Taro Hitosugi Professor Atoms make up everything — see and touch them
4 Kotaro Tadano Associate Professor Tokyo Tech Developing robot systems for laparoscopic surgery
Susumu Sato Associate Professor Tokyo Tech Stirling engines
Yoshihiko Wajima Operating Officer Honda Motor Co., Ltd. Jet engine development at Honda
Tohru Yagi Associate Professor Tokyo Tech Machine tools
Yun Feng Wu Manager, Robot Business Division Fanuc Corporation Advanced industrial robots at Fanuc
5 Masamichi Shimosaka Associate Professor Tokyo Tech Opening up the future with big data and AI
Takashi Uehara Head of Inonvation Lab Mitsubishi UFJ Financial Group, Inc.
Taiichi Hashimoto Data Analysis Team Leader Data Labs / Clova Center, Line Corporation
Mitsuo Hashiba General Manager DMM.make AKIBA
Hiroshi Masuichi Head of Communication Technology Laboratory Fuji Xerox Co., Ltd.
6 Ryuji Fujimura Associate Professor Tokyo University of the Arts Designing society through architecture
Takashi Imaishi General Manager Civil Engineering Department, Taisei Corporation The Bosphorus railway tunnel — challenging severe marine environments
Kazunori Ito Coastal and Hydraulic Team Leader Technology Center, Taisei Corporation
Yasuaki Nouguchi Principal Chief Researcher National Research Institute for Earth Science and Disaster Resilience Disaster mechanisms
Yuko Motai Specialist
7 Hideki Taguchi Professor Tokyo Tech The science and application of green fluorescent proteins
Yuki Yamaguchi Professor
Satoshi Murakami Professor
Hiroshi Kimura Professor
Masayuki Takahashi Specially Appointed Professor
Special lecture Hideki Shirakawa Professor Emeritus University of Tsukuba The discovery and serendipity of conductive polymers

Survival science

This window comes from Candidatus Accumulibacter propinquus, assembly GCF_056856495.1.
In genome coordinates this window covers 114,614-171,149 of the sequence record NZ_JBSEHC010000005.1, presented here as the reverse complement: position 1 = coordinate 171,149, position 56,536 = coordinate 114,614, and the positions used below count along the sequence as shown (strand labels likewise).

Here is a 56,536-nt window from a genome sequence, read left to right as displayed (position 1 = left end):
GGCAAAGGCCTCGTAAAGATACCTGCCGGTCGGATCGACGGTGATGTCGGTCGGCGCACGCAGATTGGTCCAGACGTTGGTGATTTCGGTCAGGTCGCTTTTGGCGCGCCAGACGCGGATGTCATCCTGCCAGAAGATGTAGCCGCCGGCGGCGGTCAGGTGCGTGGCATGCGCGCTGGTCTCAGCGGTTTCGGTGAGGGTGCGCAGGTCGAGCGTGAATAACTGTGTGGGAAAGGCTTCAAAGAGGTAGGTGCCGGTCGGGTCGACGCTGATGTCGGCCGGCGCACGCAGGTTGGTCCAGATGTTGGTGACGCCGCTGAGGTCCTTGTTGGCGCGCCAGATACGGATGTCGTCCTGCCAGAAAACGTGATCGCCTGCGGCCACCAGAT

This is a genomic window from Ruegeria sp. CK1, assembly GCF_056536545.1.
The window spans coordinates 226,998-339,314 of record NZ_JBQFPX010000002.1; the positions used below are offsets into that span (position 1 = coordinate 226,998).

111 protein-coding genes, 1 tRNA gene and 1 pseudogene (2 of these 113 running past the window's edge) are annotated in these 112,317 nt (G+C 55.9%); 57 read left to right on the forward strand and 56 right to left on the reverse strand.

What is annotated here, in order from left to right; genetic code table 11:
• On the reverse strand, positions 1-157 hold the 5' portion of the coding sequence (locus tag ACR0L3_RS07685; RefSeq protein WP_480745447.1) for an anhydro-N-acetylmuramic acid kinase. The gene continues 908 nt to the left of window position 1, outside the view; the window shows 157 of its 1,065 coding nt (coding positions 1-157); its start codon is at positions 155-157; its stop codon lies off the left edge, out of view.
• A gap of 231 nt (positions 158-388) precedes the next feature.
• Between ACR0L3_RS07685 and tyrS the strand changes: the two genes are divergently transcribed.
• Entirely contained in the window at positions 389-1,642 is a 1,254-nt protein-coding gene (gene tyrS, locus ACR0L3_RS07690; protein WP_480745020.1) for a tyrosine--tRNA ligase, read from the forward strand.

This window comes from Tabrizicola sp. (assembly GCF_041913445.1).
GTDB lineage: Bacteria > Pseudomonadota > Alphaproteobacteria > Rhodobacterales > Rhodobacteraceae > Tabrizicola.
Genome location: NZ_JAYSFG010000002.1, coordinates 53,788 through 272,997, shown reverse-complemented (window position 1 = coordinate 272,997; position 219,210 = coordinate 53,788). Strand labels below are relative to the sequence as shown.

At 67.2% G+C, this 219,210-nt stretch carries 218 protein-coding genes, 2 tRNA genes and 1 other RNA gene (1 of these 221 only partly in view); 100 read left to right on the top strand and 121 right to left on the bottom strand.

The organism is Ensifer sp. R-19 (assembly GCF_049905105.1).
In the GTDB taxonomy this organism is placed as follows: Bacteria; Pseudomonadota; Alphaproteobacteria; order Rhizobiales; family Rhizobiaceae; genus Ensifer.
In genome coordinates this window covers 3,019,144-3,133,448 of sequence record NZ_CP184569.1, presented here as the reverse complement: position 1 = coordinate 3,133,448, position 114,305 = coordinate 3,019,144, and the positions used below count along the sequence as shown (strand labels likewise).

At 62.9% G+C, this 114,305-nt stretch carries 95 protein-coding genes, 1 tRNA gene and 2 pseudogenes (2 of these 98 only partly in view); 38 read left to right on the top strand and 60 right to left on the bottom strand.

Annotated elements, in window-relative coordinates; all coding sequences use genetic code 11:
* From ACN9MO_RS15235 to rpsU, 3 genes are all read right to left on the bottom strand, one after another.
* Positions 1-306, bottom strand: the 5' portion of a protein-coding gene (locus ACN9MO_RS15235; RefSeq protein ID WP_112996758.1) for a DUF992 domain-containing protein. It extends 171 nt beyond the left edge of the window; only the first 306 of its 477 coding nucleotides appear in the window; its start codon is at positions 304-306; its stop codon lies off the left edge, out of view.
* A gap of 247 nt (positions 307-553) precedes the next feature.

Survival science

Prof. Hitosugi conducting experiment

Prof. Hitosugi conducting experiment

Robot system for laparoscopic surgery

Robot system for laparoscopic surgery

Disaster mechanisms lecture

Disaster mechanisms lecture

Special lecture

The discovery and serendipity of conductive polymers
Hideki Shirakawa, Professor Emeritus, University of Tsukuba

In both 2016 and 2017, the final lecture of the course was a rare moment with Tokyo Tech alumnus and 2000 Nobel laureate in Chemistry Dr. Hideki Shirakawa. During his talk entitled "The discovery and serendipity of conductive polymers," Shirakawa spoke not only about his award-winning research, but also shared his personal feelings concerning life as a university student and researcher.

Special lecture by Dr. Hideki Shirakawa at 70th Anniversary Hall

Special lecture by Dr. Hideki Shirakawa at 70th Anniversary Hall

Special lecture by Dr. Hideki Shirakawa at 70th Anniversary Hall

Backcasting the future — A strategic learning process

As expected, each lecture in 2017 was followed by a blitz of questions from the young audience. Enthusiasm was also clear in the post-course feedback, which was as positive as in the previous year. Many students felt that their live experiences with cutting-edge researchers boosted their motivation to learn.

The lectures, however, were only the beginning, and an important strategic learning process continues for each individual student during their undergraduate life. By encouraging participants to first consider a desired future and then backcast their path "from there to here," the Frontiers of Science and Technology course allows students to proactively set, establish commitment to, and — throughout their time at Tokyo Tech — explore a variety of incremental solutions to achieve their personal goals.